Tag Archives: environmentalism

Perfect Pairing Celebrates Earth Day

As we celebrate Earth Day this week, I’m sharing two thought-provoking picture books that help us consider our roles in this world.

Carl and the Meaning of Life

Author & Illustrator: Deborah Freedman

Publisher/Date: Viking, an imprint of Penguin Young Readers/2019

Ages: 3 & up

Themes: earthworms; curiosity; environmentalism

Short Synopsis (from Goodreads):

Carl is an earthworm. He spends his days happily tunneling in the soil until a field mouse asks him a simple question that stops him short: “Why?” Carl’s quest takes him on an adventure to meet all the animals of the forest, each of whom seems to know exactly what they were put on this earth to do, unlike the curious Carl. But it’s not until the world around him has changed that Carl begins to realize everyone, no matter how small, makes a big difference just by being themselves.

Read a review in The Horn Book.

I Am Henry Finch

Author: Alexis Deacon

Illustrator: Viviane Schwartz

Publisher/Date: Candlewick Press/2016 (originally published in the UK by Walker Books)

Ages: 5-8

Themes: Finches, thinking for yourself, individuality, greatness, social movements, philosophy

Short Synopsis (from Goodreads):

This is a book about Henry Finch who strives for greatness, gets it all a bit wrong, then makes it right again in a very surprising way – truly becoming great. Henry Finch is a total inspiration. This is an inspirational book. It is also very funny. I Am Henry Finch is a book for everyone – from the very young to the very old. It is for dreamers, philosophers, artists, the foolish and the enlightened. And anyone with a big bright idea. Vegetarians will love it too.

Read my review.

I paired these books because both feature small creatures that we often may not think much about, and both include subtle environmental themes. With childlike simplicity, Carl questions the other animals to find out why he burrows through the earth, “turning hard dirt into fluffy soil”. Only when the soil becomes hard as rock does he understand that his actions are essential to the ecosystem. Thinking great thoughts and seeking “greatness”, Henry attacks a large beast that threatens his species. He convinces it to be aware of its actions on the other birds and animals and to change its behavior. With their philosophical questions and reasoning, I think both picture books will spur lively discussion about our roles on this earth and our duty to it.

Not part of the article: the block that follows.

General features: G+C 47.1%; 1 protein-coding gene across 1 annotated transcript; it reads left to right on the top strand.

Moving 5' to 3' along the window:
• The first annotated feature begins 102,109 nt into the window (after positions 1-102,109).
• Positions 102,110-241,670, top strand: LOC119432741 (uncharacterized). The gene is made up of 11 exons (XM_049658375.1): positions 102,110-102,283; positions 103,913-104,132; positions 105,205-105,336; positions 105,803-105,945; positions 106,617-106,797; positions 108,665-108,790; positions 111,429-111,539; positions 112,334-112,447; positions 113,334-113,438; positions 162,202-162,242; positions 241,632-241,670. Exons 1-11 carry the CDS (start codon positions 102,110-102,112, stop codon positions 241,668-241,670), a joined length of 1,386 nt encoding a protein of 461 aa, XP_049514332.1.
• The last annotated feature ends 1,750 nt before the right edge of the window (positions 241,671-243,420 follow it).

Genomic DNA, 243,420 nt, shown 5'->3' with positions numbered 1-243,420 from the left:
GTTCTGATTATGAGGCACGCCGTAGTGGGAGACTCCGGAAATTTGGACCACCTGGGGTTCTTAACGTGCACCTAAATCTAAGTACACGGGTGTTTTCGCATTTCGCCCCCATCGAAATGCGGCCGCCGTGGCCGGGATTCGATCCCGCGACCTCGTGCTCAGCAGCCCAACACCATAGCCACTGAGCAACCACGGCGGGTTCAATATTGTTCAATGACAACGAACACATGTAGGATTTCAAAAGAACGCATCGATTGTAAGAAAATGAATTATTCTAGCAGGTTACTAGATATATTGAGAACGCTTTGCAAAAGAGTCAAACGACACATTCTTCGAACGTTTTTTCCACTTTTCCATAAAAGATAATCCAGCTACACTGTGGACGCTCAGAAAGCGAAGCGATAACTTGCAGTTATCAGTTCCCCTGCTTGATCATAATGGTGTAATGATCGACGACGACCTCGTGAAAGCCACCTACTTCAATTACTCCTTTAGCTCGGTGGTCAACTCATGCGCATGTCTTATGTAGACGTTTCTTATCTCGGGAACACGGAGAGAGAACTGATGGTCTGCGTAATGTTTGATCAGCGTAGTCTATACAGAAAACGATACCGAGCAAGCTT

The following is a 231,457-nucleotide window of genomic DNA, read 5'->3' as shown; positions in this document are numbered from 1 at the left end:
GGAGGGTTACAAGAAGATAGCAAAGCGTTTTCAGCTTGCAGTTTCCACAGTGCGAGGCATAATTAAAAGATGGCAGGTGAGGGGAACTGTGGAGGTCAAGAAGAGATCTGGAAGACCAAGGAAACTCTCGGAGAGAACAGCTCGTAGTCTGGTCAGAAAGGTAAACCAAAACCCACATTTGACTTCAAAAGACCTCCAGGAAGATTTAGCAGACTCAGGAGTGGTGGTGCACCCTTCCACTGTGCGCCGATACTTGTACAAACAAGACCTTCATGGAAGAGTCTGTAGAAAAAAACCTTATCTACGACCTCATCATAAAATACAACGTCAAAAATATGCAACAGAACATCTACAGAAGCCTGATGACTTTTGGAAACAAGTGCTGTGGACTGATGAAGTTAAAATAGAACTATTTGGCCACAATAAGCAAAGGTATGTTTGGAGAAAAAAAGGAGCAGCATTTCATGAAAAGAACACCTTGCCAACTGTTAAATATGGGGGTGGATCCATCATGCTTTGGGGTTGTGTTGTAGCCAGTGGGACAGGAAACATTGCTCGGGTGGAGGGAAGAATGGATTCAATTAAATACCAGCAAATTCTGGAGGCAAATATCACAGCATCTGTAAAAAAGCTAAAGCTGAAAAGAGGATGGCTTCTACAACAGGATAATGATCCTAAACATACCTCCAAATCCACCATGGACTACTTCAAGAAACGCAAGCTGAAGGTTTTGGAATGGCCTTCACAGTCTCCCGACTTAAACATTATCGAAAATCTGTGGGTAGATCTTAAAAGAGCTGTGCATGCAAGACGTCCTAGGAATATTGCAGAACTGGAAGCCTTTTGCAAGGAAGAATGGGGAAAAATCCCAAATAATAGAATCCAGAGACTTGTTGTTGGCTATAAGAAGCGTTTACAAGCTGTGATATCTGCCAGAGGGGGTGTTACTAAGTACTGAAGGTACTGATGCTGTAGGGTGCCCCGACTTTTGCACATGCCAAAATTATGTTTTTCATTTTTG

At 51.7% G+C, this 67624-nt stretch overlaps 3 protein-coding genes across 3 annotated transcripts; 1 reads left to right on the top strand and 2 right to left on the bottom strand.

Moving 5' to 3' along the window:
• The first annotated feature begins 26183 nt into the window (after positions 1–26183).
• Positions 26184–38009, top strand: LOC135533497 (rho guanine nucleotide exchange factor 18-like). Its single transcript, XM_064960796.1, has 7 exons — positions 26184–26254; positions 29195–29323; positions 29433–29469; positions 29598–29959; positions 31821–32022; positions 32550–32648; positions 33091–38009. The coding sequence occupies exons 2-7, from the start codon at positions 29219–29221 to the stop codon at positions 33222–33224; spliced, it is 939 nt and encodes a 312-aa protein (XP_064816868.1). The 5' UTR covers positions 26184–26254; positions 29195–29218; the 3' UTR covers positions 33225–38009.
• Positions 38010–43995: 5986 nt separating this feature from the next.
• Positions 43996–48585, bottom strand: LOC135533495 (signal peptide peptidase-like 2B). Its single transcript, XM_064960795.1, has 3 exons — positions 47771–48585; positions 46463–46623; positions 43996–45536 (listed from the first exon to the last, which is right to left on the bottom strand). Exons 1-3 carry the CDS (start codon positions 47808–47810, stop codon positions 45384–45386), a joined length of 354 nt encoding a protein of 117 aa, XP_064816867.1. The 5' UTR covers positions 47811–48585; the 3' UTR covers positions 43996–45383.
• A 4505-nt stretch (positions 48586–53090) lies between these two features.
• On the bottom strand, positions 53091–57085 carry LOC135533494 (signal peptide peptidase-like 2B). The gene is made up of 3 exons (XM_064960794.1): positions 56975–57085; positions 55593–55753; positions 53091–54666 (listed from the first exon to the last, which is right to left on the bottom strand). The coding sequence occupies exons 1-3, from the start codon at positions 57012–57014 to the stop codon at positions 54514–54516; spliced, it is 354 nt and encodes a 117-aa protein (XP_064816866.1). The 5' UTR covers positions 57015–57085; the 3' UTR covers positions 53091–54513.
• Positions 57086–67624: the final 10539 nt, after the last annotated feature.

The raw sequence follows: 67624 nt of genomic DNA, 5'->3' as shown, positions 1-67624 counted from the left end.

Looking for similar reads?

See a recent list of children’s books for Earth Day at Pragmatic Mom.

PPBF – I Am Farmer: Growing an Environmental Movement in Cameroon

I’m so happy to share a soon-to-be-released picture book biography that I’ve had on my radar for a while. Insightful and inspirational – this is one you won’t want to miss!

Title: I Am Farmer: Growing an Environmental Movement in Cameroon

Written By: Baptiste & Miranda Paul

Illustrated By: Elizabeth Zunon

Publisher/Date: Millbrook Press (an imprint of Lerner Publishing Group)/5 February 2019

Suitable for Ages: 7-11

Themes/Topics: environmentalism; Cameroon; farming; clean water; intergenerational; social activism; biography

Opening:

This is northwestern Cameroon. Green. Wet. Alive. The rainy season has begun.

Brief Synopsis:

A young boy in West Africa who loves to garden becomes a farmer and founds a grassroots, not-for-profit organization to protect the environment via sustainable farming and clean water projects.

Links to Resources:

  • Discover the West African country of the Republic of Cameroon, where Farmer Tantoh lives and works;